Trays were most often produced to advertise drinks, both alcoholic and soft, as these would generally be served on a tray. Beer trays were produced from the late 19th century, printed with logos, brand names and slogans, for both public and home use.
Methods of packaging products, particularly food and drink, have altered dramatically throughout history. It became commonplace to affix promotional messages and brand logos to the outside of a product, as a method of advertising. Many people collect antique & vintage examples of tins, cartons and paper labels for the sake of the advertising.
Advertising calendars were first produced by such entrepreneurs as Thomas J Barratt of Pears Soap. From year at a glance pieces to monthly paintings, these became very popular ways of advertising products. Pin-up calendars of the 1940s and 50s are particularly sought after. They are also often the subject of interest because of the artist or illustrator who designed the images, such as Gil Elvgren in the case of Pin-up, and Norman Rockwell for many other companies.
Guide to collecting
Collecting antique and vintage examples of advertising has become increasingly popular in recent years. A nostalgia for advertising from the days before computers and television, before the public was constantly bombarded with marketing, is one potential reason. Collectors also often have a historical interest in the early days of a particular brand’s development.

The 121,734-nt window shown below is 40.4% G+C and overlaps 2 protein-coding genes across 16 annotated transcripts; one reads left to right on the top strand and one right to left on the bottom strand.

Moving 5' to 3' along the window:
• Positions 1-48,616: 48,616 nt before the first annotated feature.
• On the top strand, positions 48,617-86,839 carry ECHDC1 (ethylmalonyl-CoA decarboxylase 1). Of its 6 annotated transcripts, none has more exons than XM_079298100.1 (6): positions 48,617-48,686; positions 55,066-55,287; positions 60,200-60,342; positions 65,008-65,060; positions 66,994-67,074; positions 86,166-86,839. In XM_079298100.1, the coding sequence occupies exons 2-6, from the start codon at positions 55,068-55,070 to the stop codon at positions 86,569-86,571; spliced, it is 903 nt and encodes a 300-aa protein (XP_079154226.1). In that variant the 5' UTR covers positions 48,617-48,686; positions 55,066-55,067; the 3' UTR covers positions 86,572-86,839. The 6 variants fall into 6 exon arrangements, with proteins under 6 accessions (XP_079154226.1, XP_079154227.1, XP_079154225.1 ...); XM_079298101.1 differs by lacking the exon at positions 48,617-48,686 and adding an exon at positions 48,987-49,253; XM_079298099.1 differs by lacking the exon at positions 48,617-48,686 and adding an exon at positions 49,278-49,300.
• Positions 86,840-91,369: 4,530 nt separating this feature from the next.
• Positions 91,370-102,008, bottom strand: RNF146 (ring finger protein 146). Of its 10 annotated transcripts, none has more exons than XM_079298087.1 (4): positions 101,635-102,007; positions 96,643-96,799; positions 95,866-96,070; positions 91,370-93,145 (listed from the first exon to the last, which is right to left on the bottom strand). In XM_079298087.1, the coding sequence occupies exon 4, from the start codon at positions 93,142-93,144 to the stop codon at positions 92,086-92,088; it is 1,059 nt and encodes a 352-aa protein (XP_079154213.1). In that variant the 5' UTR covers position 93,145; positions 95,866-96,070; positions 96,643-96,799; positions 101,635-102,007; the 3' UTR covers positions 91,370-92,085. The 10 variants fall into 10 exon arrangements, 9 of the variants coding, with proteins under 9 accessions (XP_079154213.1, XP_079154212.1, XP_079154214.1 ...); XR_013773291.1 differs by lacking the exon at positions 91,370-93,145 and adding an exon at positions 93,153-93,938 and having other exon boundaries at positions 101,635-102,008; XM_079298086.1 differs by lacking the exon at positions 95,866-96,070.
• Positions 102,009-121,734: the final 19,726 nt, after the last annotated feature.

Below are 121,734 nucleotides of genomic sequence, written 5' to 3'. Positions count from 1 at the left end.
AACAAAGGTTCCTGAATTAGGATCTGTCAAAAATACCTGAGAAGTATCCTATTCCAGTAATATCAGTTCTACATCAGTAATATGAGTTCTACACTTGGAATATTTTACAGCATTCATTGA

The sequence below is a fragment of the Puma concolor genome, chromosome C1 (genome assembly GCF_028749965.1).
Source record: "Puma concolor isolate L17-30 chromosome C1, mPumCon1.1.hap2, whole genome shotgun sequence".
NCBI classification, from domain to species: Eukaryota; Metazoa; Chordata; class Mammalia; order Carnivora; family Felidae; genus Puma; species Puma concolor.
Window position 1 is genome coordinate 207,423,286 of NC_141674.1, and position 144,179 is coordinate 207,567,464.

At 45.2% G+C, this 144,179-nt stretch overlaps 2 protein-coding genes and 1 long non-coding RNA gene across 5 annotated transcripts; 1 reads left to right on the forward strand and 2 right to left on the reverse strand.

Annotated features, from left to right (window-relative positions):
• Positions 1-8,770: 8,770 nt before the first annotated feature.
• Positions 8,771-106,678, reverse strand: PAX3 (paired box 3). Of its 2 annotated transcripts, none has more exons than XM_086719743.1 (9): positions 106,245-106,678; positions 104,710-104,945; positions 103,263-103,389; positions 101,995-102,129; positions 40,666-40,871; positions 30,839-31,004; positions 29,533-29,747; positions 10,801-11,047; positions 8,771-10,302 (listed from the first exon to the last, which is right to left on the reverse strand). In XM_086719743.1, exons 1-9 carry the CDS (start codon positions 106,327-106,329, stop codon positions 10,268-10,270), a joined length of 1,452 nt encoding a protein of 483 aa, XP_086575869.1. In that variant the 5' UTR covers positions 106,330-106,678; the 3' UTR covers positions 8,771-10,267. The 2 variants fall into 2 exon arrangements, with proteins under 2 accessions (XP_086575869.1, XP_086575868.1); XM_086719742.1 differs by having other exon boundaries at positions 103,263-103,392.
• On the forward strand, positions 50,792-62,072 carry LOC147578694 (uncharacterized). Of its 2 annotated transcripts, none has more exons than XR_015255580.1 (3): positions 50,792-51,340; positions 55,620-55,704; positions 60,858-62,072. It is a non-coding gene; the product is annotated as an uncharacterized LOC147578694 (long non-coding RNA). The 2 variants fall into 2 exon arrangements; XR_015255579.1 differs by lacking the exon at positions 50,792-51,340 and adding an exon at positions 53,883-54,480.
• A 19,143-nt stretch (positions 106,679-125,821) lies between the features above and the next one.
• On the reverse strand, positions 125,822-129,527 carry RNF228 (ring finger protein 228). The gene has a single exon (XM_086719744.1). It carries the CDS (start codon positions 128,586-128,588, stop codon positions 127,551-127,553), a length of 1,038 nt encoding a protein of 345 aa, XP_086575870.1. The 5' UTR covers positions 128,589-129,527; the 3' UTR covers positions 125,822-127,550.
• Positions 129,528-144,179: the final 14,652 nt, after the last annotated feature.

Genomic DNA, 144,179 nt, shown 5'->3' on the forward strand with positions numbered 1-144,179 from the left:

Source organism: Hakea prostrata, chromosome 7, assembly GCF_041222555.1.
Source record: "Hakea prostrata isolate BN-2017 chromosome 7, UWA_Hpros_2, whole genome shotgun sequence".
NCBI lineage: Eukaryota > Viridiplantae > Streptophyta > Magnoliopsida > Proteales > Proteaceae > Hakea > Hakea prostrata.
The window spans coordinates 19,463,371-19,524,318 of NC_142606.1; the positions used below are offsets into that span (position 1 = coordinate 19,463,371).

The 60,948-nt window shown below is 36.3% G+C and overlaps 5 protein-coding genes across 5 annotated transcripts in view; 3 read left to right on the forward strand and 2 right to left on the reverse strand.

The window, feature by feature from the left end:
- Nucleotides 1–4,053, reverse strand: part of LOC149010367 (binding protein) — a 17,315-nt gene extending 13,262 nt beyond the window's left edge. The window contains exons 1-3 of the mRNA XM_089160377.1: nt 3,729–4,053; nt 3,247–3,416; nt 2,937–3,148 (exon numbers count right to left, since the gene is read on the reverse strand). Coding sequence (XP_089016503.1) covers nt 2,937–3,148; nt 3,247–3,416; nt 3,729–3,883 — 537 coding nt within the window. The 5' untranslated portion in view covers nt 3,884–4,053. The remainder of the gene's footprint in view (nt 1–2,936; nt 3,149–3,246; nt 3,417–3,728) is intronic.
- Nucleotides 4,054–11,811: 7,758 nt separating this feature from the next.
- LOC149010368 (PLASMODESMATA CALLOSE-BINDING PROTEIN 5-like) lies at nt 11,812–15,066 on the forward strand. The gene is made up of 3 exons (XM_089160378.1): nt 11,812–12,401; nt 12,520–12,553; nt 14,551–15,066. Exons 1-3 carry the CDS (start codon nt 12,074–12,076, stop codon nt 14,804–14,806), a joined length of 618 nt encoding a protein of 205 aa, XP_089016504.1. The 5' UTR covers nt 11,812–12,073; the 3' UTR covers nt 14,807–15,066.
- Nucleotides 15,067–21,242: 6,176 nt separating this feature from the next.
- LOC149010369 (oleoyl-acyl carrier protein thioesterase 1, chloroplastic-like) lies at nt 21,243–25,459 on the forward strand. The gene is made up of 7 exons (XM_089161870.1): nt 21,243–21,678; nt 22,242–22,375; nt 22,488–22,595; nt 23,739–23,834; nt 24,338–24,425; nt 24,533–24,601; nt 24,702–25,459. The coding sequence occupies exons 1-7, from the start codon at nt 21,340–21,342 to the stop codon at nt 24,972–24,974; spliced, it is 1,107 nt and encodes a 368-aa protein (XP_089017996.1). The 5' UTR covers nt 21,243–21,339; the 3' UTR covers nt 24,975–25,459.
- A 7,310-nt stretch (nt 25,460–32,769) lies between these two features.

Many collectors of advertising items choose to focus their collections on a particular area: one industry, product or service, a specific brand, or an era of advertising.
Well-known brands are always popular with collectors, as those with a long-standing history have a wealth of varying material to collect. The most popular categories for collectors are car manufacturers, automobilia and petroliana, for example Shell Oil and Mobil Oil, breweriana such as Schlitz beer, Jax beer and Ballantine beer, food companies like Campbell and soft drinks companies, most notably Coca-Cola.
Due to the nostalgia for vintage advertising, there are numerous reproduction examples being mass-manufactured today. Most of these will market themselves as deliberate imitations, however, there are always some fraudsters who attempt to pass off a modern reproduction as a ‘genuine vintage’ example. While some of them even go so far as to use chemical aging processes, there are ways to scupper them if you know how an item should look and feel. Thus it is essential to research as much as you can about your desired advertisement.
Often advertising collectibles are integrated into a wider collection of memorabilia; for example, posters and lobby cards advertising movies are a popular form of film memorabilia, and promotional items from commercial airlines are collected as aviation memorabilia.
Where to find advertising collectibles
There are a large number of dealers who specialise in ephemera and nostalgia items such as advertising collectibles. The majority of these have online sites along with stores and warehouses. There are also specialist auctions, and many clubs and organizations such as the Antique Advertising Association of America have dedicated collectors fairs and events.
Some auction houses hold regular sales devoted specifically to advertising collectibles. Items can also be found in antique stores, car boot sales, house and business clearance sales, and classified adverts in collecting publications.
- The Antique advertising association of America - A club for collectors of antique and popular advertising.
- Morphy Auctions - An auction house that hold regularl specialist sales of antique & vintage advertising.
- Richard Opfer Auctioneering - An auction house that hold specialist sales of various historical brand advertising.
- Showtime Auction Services - An auction house that hold specialist sales of advertising memorabilia.